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    If you've used an Android-powered smartphone or tablet for any length of time you've probably run into more than one instance where the "back" button didn't do what you were expecting it to. Sometimes the back button hides the keyboard, sometimes it takes you to the previous app or back to the desktop, and sometimes it navigates you back to previous screens in an app. Before we dive into how the back button works today, let's review a little history. Looking Back at Buttons Long ago -- okay, maybe it wasn't that long ago -- Android's had physical buttons on them. Usually there were four, ...

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    The ZTE Optik on Sprint may not be the most powerful tablet around, with a dual-core 1.2Ghz Snapdragon under its hood, but its $100-on-contract pricing makes it a whole heck of a lot more affordable than competitors like the eight-inch Xyboard on Verizon. For those of you who have become fans of the Optik, there's a maintenance update headed your way to deliver a whole bunch of fixes to keep the Honeycomb tablet working in peak condition. Today Sprint announced the first software update to be released for the Optik, bringing the tablet up to system software B09. The changelog the carrier ...

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    The HTC One X, the Taiwanese phone maker's flagship Android phone, has a "fantastic" "infinity screen", as Brandon concluded in our review. However, some owners are having issues with the phone. If you head over to the XDA Developers thread at the source link below you will see that people are complaining about screen flickering. There are also some reports of backlight flickering too and, while some have the issues, others can't reproduce them. There's also a theory according to which this is all just a driver problem and an over-the-air update should fix everything. Check out the video ...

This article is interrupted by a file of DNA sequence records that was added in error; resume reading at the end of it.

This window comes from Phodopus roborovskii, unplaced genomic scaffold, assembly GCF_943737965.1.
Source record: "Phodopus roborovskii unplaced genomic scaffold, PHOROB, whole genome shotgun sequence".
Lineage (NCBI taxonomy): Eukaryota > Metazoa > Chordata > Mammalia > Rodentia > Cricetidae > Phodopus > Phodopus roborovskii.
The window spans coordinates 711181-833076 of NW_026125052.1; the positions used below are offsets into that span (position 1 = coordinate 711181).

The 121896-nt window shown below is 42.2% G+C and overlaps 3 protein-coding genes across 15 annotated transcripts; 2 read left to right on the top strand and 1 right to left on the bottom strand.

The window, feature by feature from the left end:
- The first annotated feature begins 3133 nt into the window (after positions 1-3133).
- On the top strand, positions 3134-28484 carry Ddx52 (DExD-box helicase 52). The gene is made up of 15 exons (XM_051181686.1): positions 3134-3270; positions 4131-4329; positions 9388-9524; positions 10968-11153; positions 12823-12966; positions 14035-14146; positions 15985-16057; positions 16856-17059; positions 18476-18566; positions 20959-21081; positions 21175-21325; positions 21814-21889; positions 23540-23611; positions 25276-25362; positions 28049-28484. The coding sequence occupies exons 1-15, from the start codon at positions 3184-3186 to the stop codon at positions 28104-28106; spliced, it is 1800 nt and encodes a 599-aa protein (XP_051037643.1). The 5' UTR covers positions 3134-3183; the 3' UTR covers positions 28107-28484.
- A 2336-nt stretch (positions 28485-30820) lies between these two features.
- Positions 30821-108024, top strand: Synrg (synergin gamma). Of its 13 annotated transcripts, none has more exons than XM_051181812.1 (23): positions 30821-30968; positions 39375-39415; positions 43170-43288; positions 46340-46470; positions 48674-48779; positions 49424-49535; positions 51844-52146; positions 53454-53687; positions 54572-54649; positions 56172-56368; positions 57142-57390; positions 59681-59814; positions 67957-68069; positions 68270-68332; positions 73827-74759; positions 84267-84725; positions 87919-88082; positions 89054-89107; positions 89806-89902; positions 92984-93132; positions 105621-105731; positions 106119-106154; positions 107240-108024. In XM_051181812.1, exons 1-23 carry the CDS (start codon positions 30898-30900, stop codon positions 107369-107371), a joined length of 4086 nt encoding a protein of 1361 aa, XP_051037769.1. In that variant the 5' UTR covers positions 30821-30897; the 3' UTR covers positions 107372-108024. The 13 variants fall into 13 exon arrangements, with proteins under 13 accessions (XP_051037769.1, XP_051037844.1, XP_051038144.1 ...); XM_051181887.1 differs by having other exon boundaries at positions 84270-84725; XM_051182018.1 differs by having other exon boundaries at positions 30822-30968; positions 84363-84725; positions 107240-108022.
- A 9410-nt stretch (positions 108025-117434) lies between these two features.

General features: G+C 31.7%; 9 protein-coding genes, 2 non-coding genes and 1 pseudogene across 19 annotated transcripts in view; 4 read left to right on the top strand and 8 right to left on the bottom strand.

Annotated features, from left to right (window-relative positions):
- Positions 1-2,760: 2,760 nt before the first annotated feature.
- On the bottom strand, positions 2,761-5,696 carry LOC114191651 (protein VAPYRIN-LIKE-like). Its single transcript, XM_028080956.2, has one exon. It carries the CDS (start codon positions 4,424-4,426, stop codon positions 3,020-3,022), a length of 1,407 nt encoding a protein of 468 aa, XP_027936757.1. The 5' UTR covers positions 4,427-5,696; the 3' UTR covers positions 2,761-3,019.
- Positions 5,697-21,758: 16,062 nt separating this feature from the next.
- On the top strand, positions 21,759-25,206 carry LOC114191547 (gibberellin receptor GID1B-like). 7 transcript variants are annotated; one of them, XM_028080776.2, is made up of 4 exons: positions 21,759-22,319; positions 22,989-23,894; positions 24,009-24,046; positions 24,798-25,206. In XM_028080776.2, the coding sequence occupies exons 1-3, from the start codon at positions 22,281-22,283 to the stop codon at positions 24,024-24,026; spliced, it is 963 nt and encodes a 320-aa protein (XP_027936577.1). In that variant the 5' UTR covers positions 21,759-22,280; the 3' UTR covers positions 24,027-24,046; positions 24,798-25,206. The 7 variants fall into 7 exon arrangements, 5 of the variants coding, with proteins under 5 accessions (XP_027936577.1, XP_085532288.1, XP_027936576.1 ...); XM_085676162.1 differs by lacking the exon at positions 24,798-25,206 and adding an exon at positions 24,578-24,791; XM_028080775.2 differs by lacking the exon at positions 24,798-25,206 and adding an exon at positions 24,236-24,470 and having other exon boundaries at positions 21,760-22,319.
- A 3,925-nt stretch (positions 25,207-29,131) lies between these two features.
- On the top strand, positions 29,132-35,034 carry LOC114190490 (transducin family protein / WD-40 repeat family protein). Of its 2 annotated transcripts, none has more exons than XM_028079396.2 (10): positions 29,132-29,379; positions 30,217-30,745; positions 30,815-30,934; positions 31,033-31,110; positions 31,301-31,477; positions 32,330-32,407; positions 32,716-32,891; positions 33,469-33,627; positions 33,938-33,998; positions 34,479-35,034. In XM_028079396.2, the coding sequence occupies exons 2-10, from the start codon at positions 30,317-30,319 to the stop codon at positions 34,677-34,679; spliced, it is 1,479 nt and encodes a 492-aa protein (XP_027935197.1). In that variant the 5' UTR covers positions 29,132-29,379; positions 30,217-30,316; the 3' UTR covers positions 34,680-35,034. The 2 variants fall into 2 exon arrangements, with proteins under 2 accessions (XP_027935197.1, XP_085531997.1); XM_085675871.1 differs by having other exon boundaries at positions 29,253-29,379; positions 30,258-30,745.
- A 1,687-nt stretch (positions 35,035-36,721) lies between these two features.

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    Ever since Ice Cream Sandwich came out, we've seen plenty of apps updated to include new functionality you'll only see on Android 4.0. Granted, there was the same sort of thing going on before to an extent, like special Honeycomb versions of popular apps, but that's not making us any less anxious to see ICS finally released for our existing Android smartphones and tablets, so that we can enjoy all these latest app features. While there's nothing much to be done about speeding that up, in the meantime Google's released an update for its Android Gmail app, bringing some of those ...

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    This is the first in a continuing series of articles on controversial or disputed topics in mobile technology. We're calling it the "Brutally Honest Question Corner." The leaks have transitioned from a few drips to a sizable deluge: the release of the latest in Samsung's popular Galaxy S line, one of the most anticipated Android smartphones ever, seems to be just over the horizon. On the eve of this product launch, Samsung seems to be directing more and more resources to strengthening its branding efforts. And I've never been less interested. Like a lot of gadget lovers, I was first ...